Lesbian Activist Sally Miller Gearhart’s Cause of Death
Longtime LGBTQ rights advocate, educator, and author Sally Miller Gearhart’s cause of death has not been revealed yet after she passed away Wednesday on July 14 at the age of 90.
The great woman’s death news was confirmed by one of her close friends Jean Crosby who sent out a heartbreaking email to notify her others friends. May she rest in peace.
Sally Miller was a Virginia native and worked for several years at San Francisco State University. In 1973 she became the first out lesbian to be named to a tenure-track position (at the school and, apparently, in the nation). At SF State, she formed one of the first women’s and gender studies programs in the country; also she was an unforgettable author of feminist science fiction.
She campaigned against California’s Proposition 6iIn 1978, a ballot measure that would have barred gays and lesbians from schooling in the state’s public schools. It was called the Briggs Initiative for its author, state Sen. John Briggs. She entered Harvey Milk in answering Briggs; a clip of the debate was included in the 1984 documentary The Times of Harvey Milk. Voters ended up rejecting the initiative.
“Harvey Milk and I did wonderful things together. We looked like mom and pop,” she said in the 2018 short documentary A Great Ride, from filmmakers Deborah Craig and Veronica Deliz. The film focused on the all-female community, Women’s Land, that Gearhart created in Willits.
What was Activist Sally Miller Gearhart’s Cause of Death?
Although there is no report about activist Sally Miller Gearhart’s cause of death, according to sources, she had been in poor health for years and had recently relocated from her home in Willits, Calif., to a care facility in nearby Ukiah.
Gearhart appeared in another doc, 1993’s Last Call at Maud’s, about a famed San Francisco lesbian bar, and a feature-length documentary centering on her is in production. Craig who is the director of Sally, recently got a California Humanities grant.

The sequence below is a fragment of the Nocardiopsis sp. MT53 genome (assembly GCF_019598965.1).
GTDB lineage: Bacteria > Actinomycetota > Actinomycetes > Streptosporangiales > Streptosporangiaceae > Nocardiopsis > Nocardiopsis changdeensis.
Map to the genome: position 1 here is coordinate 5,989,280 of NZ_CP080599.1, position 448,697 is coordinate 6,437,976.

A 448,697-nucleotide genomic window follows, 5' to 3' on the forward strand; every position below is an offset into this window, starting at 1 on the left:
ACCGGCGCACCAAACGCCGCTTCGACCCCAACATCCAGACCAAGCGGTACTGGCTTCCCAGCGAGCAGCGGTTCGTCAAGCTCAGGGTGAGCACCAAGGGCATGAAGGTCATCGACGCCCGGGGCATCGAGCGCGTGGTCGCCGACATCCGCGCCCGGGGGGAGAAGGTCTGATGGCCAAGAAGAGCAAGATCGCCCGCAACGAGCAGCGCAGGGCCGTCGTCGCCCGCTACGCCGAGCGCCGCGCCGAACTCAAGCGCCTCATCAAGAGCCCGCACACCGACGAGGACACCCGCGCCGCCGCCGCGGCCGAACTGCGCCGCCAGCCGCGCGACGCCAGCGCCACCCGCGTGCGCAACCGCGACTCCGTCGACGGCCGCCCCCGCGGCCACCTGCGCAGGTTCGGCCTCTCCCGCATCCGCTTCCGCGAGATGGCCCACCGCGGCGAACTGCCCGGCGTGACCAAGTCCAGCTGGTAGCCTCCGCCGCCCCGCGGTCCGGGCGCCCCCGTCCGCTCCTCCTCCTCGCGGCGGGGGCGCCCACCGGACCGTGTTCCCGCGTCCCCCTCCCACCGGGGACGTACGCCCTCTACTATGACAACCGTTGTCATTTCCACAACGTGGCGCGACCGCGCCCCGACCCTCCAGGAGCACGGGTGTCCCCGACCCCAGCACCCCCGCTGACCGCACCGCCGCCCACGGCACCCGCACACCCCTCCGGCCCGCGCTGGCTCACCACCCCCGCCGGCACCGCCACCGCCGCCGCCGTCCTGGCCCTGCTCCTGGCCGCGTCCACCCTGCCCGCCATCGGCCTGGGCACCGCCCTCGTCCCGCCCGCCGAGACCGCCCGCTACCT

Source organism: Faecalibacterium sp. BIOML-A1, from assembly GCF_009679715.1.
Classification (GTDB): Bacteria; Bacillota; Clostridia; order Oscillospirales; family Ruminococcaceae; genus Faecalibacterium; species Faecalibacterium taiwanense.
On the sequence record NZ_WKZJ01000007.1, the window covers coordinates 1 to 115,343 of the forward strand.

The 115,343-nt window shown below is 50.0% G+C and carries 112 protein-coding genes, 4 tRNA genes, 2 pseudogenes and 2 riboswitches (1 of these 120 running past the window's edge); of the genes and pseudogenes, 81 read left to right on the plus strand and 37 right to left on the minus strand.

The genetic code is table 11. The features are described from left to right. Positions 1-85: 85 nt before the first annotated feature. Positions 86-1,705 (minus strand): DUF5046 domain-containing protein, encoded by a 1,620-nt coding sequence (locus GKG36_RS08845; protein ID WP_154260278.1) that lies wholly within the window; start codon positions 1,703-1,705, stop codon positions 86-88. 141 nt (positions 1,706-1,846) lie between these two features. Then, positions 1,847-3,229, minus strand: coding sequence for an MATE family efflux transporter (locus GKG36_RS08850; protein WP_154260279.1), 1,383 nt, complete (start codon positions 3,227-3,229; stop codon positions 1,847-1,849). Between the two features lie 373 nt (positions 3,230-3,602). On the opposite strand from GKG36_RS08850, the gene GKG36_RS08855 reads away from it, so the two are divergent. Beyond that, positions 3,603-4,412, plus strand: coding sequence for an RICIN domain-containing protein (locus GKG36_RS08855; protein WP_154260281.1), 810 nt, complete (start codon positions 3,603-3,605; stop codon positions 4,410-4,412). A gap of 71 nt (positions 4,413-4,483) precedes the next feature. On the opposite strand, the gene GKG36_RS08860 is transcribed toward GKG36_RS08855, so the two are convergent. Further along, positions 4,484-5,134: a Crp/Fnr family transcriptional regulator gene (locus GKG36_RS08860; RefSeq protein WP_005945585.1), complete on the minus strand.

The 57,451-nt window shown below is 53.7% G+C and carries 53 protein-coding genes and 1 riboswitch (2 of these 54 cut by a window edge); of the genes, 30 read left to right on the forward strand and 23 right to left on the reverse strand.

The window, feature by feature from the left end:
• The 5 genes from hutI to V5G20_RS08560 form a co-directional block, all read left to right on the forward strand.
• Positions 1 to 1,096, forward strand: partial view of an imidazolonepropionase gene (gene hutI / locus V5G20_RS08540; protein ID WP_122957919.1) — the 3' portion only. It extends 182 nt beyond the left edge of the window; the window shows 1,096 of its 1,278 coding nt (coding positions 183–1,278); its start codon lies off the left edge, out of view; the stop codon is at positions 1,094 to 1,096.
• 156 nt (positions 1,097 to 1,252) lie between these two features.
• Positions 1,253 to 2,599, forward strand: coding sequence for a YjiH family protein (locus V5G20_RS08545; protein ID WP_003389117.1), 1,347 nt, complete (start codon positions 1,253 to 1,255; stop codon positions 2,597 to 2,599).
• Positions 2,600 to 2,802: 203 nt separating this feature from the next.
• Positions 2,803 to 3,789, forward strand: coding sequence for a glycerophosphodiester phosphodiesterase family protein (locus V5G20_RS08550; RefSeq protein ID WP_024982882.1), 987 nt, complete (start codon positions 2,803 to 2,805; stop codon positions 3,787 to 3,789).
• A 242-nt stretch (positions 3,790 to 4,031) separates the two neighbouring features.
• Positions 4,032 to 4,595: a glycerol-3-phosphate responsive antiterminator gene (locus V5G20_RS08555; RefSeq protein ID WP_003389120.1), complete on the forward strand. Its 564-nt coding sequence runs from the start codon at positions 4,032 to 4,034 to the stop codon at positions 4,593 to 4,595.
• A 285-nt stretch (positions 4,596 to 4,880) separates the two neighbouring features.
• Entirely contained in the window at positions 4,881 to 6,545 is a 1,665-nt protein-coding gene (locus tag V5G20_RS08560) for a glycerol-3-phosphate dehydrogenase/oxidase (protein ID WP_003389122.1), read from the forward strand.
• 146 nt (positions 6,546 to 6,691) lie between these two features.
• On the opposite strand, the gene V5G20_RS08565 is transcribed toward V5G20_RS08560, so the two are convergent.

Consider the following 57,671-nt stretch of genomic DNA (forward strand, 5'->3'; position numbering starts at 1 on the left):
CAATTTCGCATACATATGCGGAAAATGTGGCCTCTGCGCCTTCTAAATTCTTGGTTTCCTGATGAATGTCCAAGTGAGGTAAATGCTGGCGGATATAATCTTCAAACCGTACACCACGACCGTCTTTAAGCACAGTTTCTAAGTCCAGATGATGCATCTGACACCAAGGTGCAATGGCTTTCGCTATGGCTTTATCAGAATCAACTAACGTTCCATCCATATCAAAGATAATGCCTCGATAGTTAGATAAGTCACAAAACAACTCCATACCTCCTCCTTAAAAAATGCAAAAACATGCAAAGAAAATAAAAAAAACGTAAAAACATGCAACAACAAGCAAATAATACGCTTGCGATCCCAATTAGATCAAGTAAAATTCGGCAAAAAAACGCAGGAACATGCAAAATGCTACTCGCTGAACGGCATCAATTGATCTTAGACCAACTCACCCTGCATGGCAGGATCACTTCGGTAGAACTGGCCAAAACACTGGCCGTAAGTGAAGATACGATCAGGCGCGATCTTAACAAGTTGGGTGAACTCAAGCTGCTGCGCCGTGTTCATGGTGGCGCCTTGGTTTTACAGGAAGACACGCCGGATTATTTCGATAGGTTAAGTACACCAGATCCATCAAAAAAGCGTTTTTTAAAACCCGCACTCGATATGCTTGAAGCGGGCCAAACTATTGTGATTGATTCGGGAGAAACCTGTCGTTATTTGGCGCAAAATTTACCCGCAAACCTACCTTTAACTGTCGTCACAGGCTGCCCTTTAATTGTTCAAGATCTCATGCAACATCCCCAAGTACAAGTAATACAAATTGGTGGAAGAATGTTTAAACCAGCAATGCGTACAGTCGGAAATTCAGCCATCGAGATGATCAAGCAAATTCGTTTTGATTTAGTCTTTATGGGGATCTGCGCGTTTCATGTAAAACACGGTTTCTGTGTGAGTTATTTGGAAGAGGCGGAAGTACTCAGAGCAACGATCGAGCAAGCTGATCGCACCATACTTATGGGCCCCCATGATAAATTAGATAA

“Hopefully we can make a great American story of transformation,” Craig explained. “She was this small-town Southern girl and becomes a character and leader and icon. A lot of people, women especially, felt she hasn’t gotten her due. She was written out of the Milk film [the 2008 narrative film starring Sean Penn as Harvey Milk]. I try not to pass judgment, but that is what happened.”
Gearhart had been in bad health condition for several years and had recently moved from her home in Willits, Calif., to a care facility in nearby Ukiah.
She was portrayed in another dramatized project, the 2017 TV miniseries When We Rise, in which she was played by Carrie Preston.
Among her other activities, in the 1970s Gearhart was co-chair of the Council on Religion and the Homosexual, which educated people about LGBTQ+ issues in Judeo-Christian faiths. In 2016 she was honored for her achievements with the San Francisco LGBT Pride Celebration Committee’s Heritage of Pride, Pride Freedom Award.
“Losing Sally is like a huge tree falling,” her friend Ruth Mahaney said in a post on the GLBT Historical Society’s Facebook page. “She was very tall, and she was so important in the world.”
“Sally’s contributions to LGBTQ history and culture were immeasurable,” GLBT Historical Society Executive Director Terry Beswick said in the same post. “She was a courageous fighter for equality at a time when it made an indelible difference then and now. So many people do not know her story, and I’m so glad that there is a documentary in the works to honor this unsung hero.”